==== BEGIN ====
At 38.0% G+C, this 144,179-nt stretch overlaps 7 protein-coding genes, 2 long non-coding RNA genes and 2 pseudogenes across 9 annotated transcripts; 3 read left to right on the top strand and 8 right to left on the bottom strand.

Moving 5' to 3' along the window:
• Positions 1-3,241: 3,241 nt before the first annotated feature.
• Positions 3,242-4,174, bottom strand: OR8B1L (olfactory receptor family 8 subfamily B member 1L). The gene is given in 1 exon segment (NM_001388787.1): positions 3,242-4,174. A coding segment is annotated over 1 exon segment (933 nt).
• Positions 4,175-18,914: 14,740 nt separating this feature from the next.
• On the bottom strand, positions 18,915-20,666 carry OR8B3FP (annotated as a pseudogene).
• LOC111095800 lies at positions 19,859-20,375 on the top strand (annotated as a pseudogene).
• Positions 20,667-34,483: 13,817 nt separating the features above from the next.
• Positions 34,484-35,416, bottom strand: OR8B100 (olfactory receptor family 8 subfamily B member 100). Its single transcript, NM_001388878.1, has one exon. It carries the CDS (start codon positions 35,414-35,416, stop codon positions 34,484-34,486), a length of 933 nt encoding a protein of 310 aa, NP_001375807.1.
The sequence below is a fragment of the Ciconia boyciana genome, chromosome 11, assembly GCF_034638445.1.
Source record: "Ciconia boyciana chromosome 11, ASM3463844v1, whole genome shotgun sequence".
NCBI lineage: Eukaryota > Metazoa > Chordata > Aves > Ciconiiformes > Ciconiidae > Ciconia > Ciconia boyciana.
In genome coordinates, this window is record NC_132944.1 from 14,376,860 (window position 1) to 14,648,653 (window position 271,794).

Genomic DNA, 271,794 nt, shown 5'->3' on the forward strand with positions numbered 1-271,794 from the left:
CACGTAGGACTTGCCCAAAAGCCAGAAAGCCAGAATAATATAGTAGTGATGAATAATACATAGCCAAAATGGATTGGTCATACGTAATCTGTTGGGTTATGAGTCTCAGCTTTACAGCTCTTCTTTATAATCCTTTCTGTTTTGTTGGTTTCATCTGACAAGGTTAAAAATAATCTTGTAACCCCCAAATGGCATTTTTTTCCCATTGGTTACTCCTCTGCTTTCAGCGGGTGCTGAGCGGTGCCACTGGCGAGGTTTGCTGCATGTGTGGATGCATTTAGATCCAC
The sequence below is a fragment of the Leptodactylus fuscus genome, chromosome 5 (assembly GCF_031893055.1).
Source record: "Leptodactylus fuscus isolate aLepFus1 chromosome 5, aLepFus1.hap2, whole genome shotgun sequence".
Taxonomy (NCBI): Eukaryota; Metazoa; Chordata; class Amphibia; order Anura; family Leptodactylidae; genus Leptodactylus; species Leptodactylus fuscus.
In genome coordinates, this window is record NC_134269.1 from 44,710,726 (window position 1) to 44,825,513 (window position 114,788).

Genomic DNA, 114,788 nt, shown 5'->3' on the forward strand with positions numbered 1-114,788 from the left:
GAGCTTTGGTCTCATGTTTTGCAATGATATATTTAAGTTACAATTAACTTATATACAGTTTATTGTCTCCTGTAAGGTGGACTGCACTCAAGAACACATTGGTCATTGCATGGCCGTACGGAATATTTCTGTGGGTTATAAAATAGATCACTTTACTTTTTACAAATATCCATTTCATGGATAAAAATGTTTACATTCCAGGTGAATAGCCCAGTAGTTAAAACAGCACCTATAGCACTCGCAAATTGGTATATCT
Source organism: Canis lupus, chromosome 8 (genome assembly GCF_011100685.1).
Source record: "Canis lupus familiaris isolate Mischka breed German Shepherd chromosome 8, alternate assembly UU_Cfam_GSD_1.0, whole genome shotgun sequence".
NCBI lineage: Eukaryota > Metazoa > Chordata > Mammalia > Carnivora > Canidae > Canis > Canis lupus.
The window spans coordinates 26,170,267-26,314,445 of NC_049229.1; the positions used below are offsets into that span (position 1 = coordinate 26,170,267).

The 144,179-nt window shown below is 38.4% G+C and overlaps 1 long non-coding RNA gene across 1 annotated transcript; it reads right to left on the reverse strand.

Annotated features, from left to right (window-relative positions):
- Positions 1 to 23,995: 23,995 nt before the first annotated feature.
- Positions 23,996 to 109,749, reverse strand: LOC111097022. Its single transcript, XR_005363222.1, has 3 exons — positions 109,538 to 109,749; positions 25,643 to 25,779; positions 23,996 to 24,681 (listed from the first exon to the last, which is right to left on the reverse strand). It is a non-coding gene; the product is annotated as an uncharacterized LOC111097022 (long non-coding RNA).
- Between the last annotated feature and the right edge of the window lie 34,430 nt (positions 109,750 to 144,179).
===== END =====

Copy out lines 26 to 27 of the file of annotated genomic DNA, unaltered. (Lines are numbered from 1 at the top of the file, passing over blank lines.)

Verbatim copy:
The 144,179-nt window shown below is 38.4% G+C and overlaps 1 long non-coding RNA gene across 1 annotated transcript; it reads right to left on the reverse strand.

Annotated features, from left to right (window-relative positions):